schools have the same effect, and yet when they hear about what these
students do in the school, these same adults levelly state that it's not
possible.

So I guess I'm trying to explain why I say that it's essential that we don't
break a student's path into components; regardless of whether it might be
true that a person is reacting from conditioning versus volition, it's not
important with regard to what Captain Kirk would regard as the "Prime
Directive" of our schools: allow them their path.

> > to set up a school. (My son Jimmy just set up a mind-reading
> school by the
> > way. The classes consist of us asking him questions and him
> saying "I KNEW
> > you were going to say that!"
>
> Any infant has the potential of using its cerebrum
> and to have thought seated in the heart. Certainly, children
> raised that way
> would all be geniuses by comparison. Maybe they would be psychic.

It would be contrary to my nature to try and convince him he's not (but I
guess he already knew that)...

(more at the bottom)

> > Also, I think Sudbury's focus on responsibility and honesty is
> a function of
> > trying to prevent the culture from injuring itself; "we" did
> not decide to
> > teach them based on any idea that these traits are more
> important than any
> > others, and I am puzzled by the suggestion that "we" start teaching
> > awareness of the influences on behavior et al above and beyond
> the capacity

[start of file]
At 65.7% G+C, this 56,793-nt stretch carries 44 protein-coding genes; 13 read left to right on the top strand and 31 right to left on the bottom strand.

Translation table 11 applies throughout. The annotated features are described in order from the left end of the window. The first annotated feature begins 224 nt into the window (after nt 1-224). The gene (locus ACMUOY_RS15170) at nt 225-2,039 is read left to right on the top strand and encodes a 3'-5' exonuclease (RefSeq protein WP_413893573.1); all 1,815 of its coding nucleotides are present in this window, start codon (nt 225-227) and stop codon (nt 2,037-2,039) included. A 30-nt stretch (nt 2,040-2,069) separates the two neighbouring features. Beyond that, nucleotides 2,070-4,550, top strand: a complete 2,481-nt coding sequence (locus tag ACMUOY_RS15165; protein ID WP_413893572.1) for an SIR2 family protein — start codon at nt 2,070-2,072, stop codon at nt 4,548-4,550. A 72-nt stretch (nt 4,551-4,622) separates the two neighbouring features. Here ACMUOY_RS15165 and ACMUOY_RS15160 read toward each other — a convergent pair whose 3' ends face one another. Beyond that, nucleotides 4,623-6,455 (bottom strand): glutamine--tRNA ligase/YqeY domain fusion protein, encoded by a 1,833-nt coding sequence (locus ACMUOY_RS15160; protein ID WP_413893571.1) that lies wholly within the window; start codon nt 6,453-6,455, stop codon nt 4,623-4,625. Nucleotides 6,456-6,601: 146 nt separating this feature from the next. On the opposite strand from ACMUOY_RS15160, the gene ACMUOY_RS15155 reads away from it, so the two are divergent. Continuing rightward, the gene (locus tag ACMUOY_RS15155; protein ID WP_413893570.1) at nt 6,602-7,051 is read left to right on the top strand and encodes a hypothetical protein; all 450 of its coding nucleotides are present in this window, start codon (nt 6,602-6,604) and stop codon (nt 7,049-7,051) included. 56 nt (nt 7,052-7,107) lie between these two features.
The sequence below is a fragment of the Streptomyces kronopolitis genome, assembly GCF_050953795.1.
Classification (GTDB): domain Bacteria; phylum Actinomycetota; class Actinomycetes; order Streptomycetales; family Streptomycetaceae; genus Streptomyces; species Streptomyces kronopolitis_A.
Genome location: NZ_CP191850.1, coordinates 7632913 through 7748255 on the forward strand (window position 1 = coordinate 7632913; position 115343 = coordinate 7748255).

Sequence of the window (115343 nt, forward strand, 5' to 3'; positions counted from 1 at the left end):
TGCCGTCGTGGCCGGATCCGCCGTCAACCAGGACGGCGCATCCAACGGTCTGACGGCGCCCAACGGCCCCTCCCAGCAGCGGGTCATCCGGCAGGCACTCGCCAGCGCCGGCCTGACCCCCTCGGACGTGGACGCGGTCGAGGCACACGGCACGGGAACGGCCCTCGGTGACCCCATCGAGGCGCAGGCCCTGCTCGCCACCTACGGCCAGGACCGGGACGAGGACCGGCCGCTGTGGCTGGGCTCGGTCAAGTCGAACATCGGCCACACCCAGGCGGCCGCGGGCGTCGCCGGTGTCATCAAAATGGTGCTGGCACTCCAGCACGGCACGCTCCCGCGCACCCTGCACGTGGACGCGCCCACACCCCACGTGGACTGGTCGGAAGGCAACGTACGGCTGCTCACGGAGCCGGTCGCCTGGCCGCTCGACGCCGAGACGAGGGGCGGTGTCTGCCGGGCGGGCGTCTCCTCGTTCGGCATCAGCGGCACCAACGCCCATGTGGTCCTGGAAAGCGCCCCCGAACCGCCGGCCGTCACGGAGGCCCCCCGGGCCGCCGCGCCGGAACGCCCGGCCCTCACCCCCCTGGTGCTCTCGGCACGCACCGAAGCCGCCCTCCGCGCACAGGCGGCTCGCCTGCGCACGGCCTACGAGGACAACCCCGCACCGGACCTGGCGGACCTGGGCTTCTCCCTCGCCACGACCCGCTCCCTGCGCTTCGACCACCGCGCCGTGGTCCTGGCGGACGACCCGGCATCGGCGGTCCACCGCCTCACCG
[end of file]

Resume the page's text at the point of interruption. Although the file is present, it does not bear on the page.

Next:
> > in which it is already being taught, which is, of course, informally and
> > mostly individually or student-to-student.
> >
> > -Joe Jackson
> > ************************
> > please note my new email address:
> > shoeless@jazztbone.com
> > http://www.jazztbone.com
> > ************************
> > Kids rule at Fairhaven School
> > http://www.fairhavenschool.com
>
> I don't completely understand the above statement. I will say
> that I am very
> opinionated for what I see as terribly common -- most everyone
> has a fear of
> honesty which exceeds their fear of death, and I've watched many people
> dying in twelve years of Hospice work. Even in groups with counselors and
> facilitators and in spiritual groups -- people avoid being sincere like it
> was the plague. Removed from the definition of honesty is any deep self
> awareness. The revised definition simply means not to deliberately screw
> with other people's heads that they be disadvantaged.
>
> What I am getting at is, without deep knowing of self (awareness) it is
> certain that honesty and responsibility will be a facade.
>
> hot under the collar,
> and loving it,
> robert

Let me explain. I function from what I see as the "Prime Directive",
explained above. So I therefore apologize at assuming others on this list
would react the same as I with regard to subjecting a particular curriculum
(e.g. the awareness of the influences of society on behavior) upon a
student.

So I'm not really "puzzled" at the suggestion; I merely think it's the exact
wrong thing to do to produce an Einstein.

-Joe